“I really think the internet sites should stop allowing comments, what you are getting are these people who are really hateful and spiteful and a lot of them haven’t even been to a show they might talk about. They are jealous, they think they’re better.
“If you’re a singer who thinks you’re better than anybody then you’re just wrong. You need to get over that.
“The people that want to write positive things don’t go on and write because the people are so negative |and just lambast anyone who writes any positive things,” he added.
Despite his health problems, Meat has a busy diary over the coming year. The star, who has featured in a string of films including Fight Club and The 51st State, has recently completed two movies, Stage Fright with Minnie Driver and The Moment with Jennifer Jason Leigh.
But his fans also have two new albums to look forward to, a compilation of duets called Hot Holidays, which sees him team up with stars including Trisha Yearwood, Reba McEntire and actress Juliette Binoche.
His other album, Brave and Crazy, sees him join forces again with pro
ducer/songwriter Jim Steinman, the man behind the first two of his classic Bat Out Of Hell albums.
While they have had disputes in the past, which resulted in legal action, Meat now describes their relationship as “great”.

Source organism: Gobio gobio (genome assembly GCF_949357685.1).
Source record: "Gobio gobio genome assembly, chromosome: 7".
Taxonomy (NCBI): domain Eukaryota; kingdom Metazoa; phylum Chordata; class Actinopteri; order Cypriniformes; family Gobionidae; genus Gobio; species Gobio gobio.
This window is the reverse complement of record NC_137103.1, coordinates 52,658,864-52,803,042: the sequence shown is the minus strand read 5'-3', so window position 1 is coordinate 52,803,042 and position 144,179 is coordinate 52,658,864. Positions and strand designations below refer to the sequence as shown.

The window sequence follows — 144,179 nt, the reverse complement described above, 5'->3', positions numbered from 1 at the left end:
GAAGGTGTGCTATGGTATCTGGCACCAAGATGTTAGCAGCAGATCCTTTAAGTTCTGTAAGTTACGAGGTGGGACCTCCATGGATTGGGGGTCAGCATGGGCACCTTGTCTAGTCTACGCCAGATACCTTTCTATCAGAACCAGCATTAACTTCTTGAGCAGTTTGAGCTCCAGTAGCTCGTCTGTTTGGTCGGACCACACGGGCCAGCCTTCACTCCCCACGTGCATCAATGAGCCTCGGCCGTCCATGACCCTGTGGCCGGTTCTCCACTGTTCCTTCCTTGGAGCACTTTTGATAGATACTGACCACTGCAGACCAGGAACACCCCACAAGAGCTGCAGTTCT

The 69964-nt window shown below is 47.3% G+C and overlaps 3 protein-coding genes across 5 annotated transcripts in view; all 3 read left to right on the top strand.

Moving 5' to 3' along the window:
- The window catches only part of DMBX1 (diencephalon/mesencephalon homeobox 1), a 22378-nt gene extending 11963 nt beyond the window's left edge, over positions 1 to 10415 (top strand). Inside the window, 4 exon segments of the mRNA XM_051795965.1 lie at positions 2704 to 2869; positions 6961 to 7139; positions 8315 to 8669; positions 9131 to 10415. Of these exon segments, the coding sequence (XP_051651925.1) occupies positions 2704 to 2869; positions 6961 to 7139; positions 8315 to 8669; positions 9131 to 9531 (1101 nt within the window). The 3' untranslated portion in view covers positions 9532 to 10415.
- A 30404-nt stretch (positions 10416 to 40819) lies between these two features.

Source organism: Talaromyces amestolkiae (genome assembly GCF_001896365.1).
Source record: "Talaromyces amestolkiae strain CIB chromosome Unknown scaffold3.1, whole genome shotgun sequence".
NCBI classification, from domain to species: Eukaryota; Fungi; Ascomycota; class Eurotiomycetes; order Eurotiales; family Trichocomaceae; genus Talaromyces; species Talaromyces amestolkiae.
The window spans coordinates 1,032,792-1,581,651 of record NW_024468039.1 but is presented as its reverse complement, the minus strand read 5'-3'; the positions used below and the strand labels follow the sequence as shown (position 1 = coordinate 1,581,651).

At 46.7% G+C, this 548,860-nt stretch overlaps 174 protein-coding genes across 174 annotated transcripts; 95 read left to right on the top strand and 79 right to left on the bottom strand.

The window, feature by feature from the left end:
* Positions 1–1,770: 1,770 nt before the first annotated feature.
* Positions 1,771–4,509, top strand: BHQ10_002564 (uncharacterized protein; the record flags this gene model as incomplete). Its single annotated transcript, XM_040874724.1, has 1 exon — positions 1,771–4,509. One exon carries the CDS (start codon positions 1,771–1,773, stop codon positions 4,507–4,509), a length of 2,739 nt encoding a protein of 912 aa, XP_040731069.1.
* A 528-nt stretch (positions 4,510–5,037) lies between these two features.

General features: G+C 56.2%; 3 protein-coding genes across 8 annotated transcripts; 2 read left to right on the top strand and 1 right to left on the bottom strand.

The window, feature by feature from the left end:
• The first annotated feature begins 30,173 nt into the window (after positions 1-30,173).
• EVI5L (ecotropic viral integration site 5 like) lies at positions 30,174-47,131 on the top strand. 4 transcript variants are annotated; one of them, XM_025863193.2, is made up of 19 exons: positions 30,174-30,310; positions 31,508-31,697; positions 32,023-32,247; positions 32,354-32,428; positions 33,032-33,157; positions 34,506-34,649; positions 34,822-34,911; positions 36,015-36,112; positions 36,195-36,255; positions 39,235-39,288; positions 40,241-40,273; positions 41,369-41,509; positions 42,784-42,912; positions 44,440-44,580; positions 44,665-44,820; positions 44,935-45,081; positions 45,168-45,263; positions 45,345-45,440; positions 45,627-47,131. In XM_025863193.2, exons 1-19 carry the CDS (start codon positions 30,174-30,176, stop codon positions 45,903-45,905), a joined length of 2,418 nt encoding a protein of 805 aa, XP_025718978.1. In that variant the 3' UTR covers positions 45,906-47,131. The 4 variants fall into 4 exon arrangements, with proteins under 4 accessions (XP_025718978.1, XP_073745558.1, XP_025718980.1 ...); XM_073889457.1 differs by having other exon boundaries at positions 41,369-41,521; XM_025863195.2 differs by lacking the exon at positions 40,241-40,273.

“We have got four tracks for it and I have three more to cut and then I have another Jim song to cut. I have Dave Berg and another writer in Nashville writing me a couple more songs about being crazy.
“I should just write my own song about being crazy!”
A Las Vegas stage show, Rocktails and Cocktails, is set for a four week run but that could be extended.
He is also excited about becoming a TV ghost hunter for the Syfy channel, saying he is regularly visited by supernatural spirits.
Admitting he has no idea when his two albums will be completed due to his packed schedule, the rock legend added: “I’m going to keep acting. We are going to do four weeks in Vegas and see if we can pick up another 16 for next year.
“I have just signed a deal with Syfy in America to do a ghost-hunting show with my daughters Amanda and Pearl and my son-in law, Scott Ian from Anthrax.
“We still have to finish the tour which will cover more of America and South Africa and Indonesia and India.”
For his Last At Bat tour he will perform in two acts, one being the Bat Out Of Hell album and the other will be a selection of hits from the past four decades, including favourites such as Dead Ringer for Love and I Would Do Anything for Love as well as tracks from his most recent albums, Hell in a Handbasket and Hang Cool Teddy Bear.
And he clearly genuinely cares about his fans, talking about the sacrifices they make for a night at his concert. He lists the costs of new clothes, babysitters, carparking and drinks as well as the tickets.
“All of things come into play when you have an audience so I owe that audience all I have to give at that particular moment,” he said.
“Success is about your work and when I walk off a stage I always ask myself if I gave everything I had to give at that moment in time.”
I have yet to met a performer who at the age of 65 gives more energy and puts more heart in to his show than Meat Loaf. A rare quality and worth seeing for yourself at his final curtain call in Belfast.